Hellboy creator tells his tale

Mike Mignola and TyRuben Ellingson in front of pre-production art

When visiting artist Mike Mignola—the creator of Hellboy—comes to VCUarts on Oct. 29, don’t expect a comic-con kind of vibe.

TyRuben Ellingson, chair of the VCUarts Department of Communication Arts, wants to have a more academic conversation with Mignola, his friend and former colleague. He doesn’t want Mignola to have to answer the same old questions he’s asked at every interview or convention he attends.

Rather, Ellingson hopes the event, sponsored by the Department of Communication Arts and VCU Libraries, will be more about Mignola “as an artist who has developed from being what all of our students are: young, impressionable individuals with likes and dislikes.”

“That’s where all of our students start,” Ellingson said. “That’s where I started and that’s where he started.

Mignola shared his thoughts with VCU News on that and more, including how he unexpectedly landed his dream job by starting out small and working with del Toro.

What advice would you give to somebody who has a story they want to tell or a character that they are passionate about?

Do it. OK, I’ll dial that one back just a little bit. I do give this piece of advice to a lot of comics guys, because so many people in comics say to me, “I want to do what you’re doing, but I’ve got this job or that job.” I always say, “When I did Hellboy, it started out small.” Again, I started out in ’94. It’s a different world now. Everybody’s got a website, everybody’s got whatever social media thing. My real practical advice to people is that if there’s something you’re dying to do, do it and put it on your website or self-publish a 10-page comic that you sell at conventions, or do something. Just put it out there.

What I see, unfortunately in comics, is so many people who want to do their own thing, [but] really what they want to do is pitch a TV show or a movie. I see too many comic projects where they’re trying to cash in on something that’s already popular. The thing I always say to creators is if you’re passionate about Westerns, if you’re passionate about a romance thing, whatever it is, do that. It doesn’t have to be a 10,000-page graphic novel. Put it out there in small doses. If you don’t do exactly what you want, you’ll never know if that thing is your Hellboy. You never know what’s going to catch on.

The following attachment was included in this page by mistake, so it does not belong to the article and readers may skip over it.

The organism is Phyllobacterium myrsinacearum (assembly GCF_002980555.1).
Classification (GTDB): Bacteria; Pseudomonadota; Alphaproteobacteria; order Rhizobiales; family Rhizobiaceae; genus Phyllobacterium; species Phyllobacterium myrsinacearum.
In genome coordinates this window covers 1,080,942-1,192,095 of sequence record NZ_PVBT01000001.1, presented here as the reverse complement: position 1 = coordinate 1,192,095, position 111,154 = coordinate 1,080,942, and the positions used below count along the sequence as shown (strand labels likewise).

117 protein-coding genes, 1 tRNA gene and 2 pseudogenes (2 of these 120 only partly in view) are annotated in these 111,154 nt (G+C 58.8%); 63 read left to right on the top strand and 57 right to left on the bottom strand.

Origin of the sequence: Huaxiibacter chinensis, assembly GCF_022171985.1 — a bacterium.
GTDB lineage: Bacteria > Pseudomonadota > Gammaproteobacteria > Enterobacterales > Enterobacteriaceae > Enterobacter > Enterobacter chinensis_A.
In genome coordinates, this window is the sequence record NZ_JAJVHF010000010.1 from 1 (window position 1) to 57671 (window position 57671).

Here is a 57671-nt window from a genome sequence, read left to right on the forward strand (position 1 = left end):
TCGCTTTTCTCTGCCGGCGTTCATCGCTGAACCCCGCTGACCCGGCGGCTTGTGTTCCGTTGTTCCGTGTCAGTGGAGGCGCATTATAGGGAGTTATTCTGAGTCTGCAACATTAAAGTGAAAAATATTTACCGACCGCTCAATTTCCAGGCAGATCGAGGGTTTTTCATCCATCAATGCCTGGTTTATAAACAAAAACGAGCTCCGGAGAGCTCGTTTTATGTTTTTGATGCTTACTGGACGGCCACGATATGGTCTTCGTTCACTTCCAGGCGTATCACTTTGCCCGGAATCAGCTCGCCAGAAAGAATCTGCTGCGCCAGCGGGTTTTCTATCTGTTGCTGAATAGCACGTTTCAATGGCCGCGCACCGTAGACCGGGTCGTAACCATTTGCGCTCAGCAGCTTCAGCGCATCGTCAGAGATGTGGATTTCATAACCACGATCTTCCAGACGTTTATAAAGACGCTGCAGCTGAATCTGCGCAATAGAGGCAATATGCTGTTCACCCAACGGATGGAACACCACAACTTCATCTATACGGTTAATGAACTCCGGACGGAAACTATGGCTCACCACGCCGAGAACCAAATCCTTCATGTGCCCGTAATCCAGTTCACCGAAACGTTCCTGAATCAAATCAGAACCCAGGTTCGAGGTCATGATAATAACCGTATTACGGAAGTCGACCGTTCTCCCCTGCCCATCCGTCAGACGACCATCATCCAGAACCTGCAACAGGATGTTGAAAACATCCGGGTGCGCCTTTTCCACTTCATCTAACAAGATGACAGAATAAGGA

When there was first discussion of me doing my own comic, I thought about doing some Batman kind of thing and I thought maybe that would sell. And I went, “You know what, I’d rather take a chance putting something out there that’s exactly my thing. It’s made out of only the stuff I care about. And if it works, oh, for 25 years now, I’m stuck doing exactly what I want to draw as opposed to a commercial thing [that I have to do] for the rest of my life. So at least try doing exactly what you want because, who knows, it could work and then you’re stuck doing your dream job.

Read more from VCU News.

Image: Hellboy creator Mike Mignola and VCUarts Communication Arts Chair TyRuben Ellingson in front of some of their pre-production art at Guillermo del Toro’s museum show. (Photo courtesy of Mike Mignola)

Date:

October 23, 2018